Sri Lankan President Maithripala Sirisenahas significantly scaled back a ban imposed by the previous regime on several Tamil diaspora groups and individuals thought to have links with the LTTE, as part of its efforts to reconcile with the ethnic minority community.
Eight such groups were de-listed according to a gazette notification on November 20, but the ban was retained on Liberation Tigers of Tamil Eelam (LTTE), which was defeated by Lankan forces in 2009 after a bloody three-decade civil war. According to the notification, the government has lifted ban on British Tamil Forum, Canadian Tamil Congress, Australian Tamil Congress, Global Tamil Forum, National Council of Canadian Tamils, Tamil National Council, Tamil Youth Organisation and World Tamil Coordinating Committee.
In March 2014, 16 organisations and 424 individuals were proscribed by the Mahinda Rajapaksa regime after the outfits were accused of raising funds for the LTTE. But the latest gazette notification issued by the Sirisena government, which came to power in January ending the decade- long Rajapaksa rule, bans only eight organisations and 155 individuals.
President Sirisena, a one-time Rajapaksa aide who defected overnight in November to derail the former president’s bid for a third term, started a dialogue with Tamil groups based in the West after coming to power. His government had promised eight months ago to carry out a review of the list as part of reconciliation efforts.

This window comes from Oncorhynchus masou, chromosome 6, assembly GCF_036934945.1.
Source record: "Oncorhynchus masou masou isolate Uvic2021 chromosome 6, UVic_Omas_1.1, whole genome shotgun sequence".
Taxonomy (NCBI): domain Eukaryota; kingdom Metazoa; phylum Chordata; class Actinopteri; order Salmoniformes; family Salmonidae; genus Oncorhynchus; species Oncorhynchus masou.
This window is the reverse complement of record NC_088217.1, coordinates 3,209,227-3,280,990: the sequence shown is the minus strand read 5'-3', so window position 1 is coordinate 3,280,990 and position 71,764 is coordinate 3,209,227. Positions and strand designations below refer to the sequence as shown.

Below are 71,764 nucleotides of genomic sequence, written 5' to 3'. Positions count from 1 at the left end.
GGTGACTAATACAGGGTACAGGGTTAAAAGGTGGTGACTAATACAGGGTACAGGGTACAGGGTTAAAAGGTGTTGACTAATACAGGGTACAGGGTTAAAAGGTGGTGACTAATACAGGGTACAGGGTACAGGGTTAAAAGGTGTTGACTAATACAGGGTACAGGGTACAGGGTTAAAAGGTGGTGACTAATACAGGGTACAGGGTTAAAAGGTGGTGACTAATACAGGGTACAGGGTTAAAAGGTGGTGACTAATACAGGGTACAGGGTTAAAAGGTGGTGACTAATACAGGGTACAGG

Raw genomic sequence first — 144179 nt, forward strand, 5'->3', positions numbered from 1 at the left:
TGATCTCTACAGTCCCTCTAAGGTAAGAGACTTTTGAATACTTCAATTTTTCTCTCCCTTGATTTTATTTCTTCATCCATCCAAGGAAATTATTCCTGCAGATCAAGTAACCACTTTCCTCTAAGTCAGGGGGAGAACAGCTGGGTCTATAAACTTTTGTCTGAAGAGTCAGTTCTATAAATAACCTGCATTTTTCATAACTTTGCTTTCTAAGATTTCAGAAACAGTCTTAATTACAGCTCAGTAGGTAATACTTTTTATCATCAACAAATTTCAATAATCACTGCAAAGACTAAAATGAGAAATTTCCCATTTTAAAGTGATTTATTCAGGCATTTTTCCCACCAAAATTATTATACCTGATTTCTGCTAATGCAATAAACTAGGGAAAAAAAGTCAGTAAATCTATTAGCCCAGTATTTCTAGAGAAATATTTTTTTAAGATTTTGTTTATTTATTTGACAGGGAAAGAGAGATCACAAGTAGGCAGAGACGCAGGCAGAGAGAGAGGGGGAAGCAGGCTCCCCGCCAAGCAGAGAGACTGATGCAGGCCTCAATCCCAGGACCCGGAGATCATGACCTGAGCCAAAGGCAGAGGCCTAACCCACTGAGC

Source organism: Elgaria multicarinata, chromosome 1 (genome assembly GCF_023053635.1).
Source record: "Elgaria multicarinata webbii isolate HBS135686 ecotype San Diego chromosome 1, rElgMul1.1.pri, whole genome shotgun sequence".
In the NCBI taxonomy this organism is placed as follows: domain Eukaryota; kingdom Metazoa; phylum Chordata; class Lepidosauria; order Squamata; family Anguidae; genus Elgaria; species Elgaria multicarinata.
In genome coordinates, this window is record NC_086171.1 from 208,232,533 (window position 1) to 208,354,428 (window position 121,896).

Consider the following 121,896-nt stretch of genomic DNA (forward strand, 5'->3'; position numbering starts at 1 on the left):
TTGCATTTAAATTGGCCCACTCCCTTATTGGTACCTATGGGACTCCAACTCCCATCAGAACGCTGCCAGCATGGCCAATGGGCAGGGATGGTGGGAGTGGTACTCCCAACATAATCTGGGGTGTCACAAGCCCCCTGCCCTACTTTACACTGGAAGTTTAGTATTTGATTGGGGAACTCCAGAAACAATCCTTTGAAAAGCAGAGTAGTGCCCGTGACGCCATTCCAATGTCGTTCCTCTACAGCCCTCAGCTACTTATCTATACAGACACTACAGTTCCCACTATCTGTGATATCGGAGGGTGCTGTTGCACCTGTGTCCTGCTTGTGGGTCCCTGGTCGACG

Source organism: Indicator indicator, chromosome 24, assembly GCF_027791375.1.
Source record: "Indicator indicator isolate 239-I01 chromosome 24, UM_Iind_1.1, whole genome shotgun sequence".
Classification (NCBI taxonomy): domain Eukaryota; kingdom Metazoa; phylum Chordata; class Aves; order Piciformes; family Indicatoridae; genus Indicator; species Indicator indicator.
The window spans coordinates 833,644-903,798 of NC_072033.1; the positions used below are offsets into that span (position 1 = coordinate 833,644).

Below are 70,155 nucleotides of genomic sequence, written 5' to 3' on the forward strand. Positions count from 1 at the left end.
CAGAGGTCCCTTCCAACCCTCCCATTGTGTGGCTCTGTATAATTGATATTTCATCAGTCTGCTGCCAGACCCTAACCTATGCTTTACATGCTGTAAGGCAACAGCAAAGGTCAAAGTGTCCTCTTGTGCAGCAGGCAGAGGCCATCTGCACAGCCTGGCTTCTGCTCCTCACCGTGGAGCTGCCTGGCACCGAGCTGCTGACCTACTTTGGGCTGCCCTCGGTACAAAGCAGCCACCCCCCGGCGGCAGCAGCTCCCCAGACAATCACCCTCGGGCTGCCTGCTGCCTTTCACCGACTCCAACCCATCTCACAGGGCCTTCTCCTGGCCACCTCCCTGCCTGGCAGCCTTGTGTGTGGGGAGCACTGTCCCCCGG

“The gazette was issued more for political reasons than anything, so we wanted to review it with a view to start talks with anyone who would not seek a division of the country,” said Foreign Minister Mangala Samaraweera. The 2014 gazette named 424 individuals domiciled in India and in the West for funding the LTTE. “Most of those names were of people who had died long ago,” Samaraweera said.
He said the previous government took the measure to “build up the hysteria about the LTTE regrouping” in the run up to the presidential election but there was hardly any evidence to link them to the LTTE, and most of the organisations listed may have merely been vocal proponents of Tamil rights.
The new government has bravely launched new measures for reconciliation with the Tamil minority. Several confidence- building-measures such as the release of Tamils-owned lands, lifting of travel restrictions to the North and de-escalating the military presence have been taken since January. Lanka’s main Tamil political party has accepted the government’s efforts to ensure reconciliation after three decades of ethnic war that claimed over 100,000 lives.